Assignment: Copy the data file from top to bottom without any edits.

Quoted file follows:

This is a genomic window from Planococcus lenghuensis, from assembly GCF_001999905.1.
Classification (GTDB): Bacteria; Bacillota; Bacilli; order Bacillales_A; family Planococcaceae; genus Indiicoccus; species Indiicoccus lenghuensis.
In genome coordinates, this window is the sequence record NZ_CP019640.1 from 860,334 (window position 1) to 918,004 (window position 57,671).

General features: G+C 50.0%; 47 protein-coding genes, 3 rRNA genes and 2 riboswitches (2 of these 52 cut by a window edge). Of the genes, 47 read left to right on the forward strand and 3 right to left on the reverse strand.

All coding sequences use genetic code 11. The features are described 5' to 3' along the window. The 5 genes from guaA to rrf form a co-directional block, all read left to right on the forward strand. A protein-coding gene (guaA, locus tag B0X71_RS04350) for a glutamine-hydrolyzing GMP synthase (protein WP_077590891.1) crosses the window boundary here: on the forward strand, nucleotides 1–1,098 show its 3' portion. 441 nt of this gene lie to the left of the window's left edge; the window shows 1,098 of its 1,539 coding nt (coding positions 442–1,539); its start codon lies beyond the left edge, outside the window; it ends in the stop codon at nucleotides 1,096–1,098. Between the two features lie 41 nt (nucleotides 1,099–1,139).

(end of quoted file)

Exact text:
This is a genomic window from Planococcus lenghuensis, from assembly GCF_001999905.1.
Classification (GTDB): Bacteria; Bacillota; Bacilli; order Bacillales_A; family Planococcaceae; genus Indiicoccus; species Indiicoccus lenghuensis.
In genome coordinates, this window is the sequence record NZ_CP019640.1 from 860,334 (window position 1) to 918,004 (window position 57,671).

General features: G+C 50.0%; 47 protein-coding genes, 3 rRNA genes and 2 riboswitches (2 of these 52 cut by a window edge). Of the genes, 47 read left to right on the forward strand and 3 right to left on the reverse strand.

All coding sequences use genetic code 11. The features are described 5' to 3' along the window. The 5 genes from guaA to rrf form a co-directional block, all read left to right on the forward strand. A protein-coding gene (guaA, locus tag B0X71_RS04350) for a glutamine-hydrolyzing GMP synthase (protein WP_077590891.1) crosses the window boundary here: on the forward strand, nucleotides 1–1,098 show its 3' portion. 441 nt of this gene lie to the left of the window's left edge; the window shows 1,098 of its 1,539 coding nt (coding positions 442–1,539); its start codon lies beyond the left edge, outside the window; it ends in the stop codon at nucleotides 1,096–1,098. Between the two features lie 41 nt (nucleotides 1,099–1,139).